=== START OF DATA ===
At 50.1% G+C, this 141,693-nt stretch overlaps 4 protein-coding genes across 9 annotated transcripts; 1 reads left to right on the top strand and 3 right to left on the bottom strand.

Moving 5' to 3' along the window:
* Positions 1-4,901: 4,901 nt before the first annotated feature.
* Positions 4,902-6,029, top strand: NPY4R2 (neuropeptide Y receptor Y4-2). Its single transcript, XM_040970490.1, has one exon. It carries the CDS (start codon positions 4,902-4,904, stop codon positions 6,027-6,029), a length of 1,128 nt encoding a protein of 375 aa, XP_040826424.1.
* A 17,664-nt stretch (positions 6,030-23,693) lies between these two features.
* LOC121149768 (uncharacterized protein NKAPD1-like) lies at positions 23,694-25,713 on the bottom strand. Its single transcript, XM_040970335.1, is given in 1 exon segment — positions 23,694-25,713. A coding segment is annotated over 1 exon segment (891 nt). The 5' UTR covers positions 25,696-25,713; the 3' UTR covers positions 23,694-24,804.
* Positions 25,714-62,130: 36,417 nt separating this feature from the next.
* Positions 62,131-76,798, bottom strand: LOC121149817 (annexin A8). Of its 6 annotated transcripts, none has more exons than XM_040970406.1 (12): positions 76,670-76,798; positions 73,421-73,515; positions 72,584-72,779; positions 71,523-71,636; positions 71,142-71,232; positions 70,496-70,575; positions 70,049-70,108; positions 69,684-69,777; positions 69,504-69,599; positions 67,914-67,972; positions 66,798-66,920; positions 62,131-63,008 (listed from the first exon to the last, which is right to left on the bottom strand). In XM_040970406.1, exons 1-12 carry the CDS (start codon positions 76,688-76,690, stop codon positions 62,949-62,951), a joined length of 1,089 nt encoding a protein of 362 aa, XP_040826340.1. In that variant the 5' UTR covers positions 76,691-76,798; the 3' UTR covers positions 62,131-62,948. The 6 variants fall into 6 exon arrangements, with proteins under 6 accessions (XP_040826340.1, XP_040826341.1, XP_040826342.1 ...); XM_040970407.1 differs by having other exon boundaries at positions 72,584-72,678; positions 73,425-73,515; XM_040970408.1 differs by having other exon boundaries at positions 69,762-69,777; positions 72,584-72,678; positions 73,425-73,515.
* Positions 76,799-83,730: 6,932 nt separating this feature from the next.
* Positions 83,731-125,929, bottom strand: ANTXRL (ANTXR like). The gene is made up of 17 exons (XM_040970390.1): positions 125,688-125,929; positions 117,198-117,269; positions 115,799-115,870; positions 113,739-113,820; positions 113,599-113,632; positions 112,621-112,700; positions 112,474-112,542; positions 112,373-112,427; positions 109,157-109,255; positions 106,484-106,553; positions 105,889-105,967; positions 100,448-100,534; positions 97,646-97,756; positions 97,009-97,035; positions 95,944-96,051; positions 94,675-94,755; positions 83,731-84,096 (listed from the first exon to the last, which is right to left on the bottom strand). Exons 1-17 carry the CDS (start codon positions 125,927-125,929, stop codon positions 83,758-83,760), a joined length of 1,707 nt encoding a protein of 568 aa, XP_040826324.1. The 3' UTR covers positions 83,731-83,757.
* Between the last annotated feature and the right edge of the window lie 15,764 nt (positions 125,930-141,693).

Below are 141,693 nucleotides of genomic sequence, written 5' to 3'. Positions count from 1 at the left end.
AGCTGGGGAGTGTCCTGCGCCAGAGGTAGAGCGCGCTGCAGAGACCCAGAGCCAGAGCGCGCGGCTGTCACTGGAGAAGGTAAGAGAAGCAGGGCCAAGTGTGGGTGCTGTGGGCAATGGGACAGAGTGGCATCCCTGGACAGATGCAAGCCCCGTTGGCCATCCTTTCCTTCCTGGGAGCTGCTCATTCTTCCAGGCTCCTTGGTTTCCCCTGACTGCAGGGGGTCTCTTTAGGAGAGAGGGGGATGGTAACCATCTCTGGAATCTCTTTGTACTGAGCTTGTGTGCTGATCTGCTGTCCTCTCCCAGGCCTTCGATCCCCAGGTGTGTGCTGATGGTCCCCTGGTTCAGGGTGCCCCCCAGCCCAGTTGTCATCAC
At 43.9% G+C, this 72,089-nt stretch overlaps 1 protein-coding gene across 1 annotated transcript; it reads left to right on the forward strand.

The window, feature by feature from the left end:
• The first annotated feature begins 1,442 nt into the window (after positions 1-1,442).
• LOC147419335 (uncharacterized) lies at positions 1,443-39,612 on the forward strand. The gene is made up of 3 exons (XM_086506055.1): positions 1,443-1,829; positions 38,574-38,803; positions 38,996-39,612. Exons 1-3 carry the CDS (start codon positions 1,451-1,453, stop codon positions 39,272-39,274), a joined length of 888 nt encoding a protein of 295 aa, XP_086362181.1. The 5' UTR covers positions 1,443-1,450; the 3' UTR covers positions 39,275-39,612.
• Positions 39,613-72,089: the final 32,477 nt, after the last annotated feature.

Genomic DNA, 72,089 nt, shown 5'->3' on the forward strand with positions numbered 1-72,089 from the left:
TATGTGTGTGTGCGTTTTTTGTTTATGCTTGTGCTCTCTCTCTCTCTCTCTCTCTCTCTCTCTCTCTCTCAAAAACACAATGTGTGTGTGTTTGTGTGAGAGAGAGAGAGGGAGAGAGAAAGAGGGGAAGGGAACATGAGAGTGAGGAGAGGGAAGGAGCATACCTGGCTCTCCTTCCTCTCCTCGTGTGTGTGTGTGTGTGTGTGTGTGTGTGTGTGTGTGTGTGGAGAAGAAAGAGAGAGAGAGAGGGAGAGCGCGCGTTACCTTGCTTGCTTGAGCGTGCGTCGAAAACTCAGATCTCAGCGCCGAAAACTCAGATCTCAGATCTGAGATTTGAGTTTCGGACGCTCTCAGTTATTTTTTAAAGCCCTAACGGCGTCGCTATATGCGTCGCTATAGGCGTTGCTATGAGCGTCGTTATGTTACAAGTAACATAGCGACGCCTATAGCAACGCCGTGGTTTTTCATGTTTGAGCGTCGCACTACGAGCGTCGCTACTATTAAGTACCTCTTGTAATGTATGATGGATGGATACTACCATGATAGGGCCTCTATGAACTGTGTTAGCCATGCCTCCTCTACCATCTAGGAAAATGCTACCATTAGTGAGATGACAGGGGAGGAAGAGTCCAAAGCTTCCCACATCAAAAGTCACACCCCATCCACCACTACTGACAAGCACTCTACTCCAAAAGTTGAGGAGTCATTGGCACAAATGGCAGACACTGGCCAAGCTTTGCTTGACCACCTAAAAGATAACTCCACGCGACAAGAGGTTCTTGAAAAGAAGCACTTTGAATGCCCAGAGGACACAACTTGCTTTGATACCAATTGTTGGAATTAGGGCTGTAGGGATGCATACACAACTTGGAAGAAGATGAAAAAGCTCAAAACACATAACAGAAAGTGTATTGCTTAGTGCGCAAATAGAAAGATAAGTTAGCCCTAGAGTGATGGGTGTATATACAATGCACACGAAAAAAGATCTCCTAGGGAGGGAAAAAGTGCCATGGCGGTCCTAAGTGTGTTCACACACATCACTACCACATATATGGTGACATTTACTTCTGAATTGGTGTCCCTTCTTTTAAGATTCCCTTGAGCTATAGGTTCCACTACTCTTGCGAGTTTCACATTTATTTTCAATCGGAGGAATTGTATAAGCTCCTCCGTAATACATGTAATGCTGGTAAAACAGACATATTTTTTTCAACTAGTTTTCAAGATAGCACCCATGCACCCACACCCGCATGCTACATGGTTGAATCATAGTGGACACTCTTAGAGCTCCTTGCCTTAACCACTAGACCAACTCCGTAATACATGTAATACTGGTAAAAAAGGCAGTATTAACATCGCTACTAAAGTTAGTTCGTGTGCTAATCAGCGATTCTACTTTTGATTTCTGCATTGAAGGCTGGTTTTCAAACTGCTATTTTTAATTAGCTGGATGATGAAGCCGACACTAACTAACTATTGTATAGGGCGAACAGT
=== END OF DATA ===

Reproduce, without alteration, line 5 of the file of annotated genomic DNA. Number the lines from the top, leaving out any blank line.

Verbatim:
* A 17,664-nt stretch (positions 6,030-23,693) lies between these two features.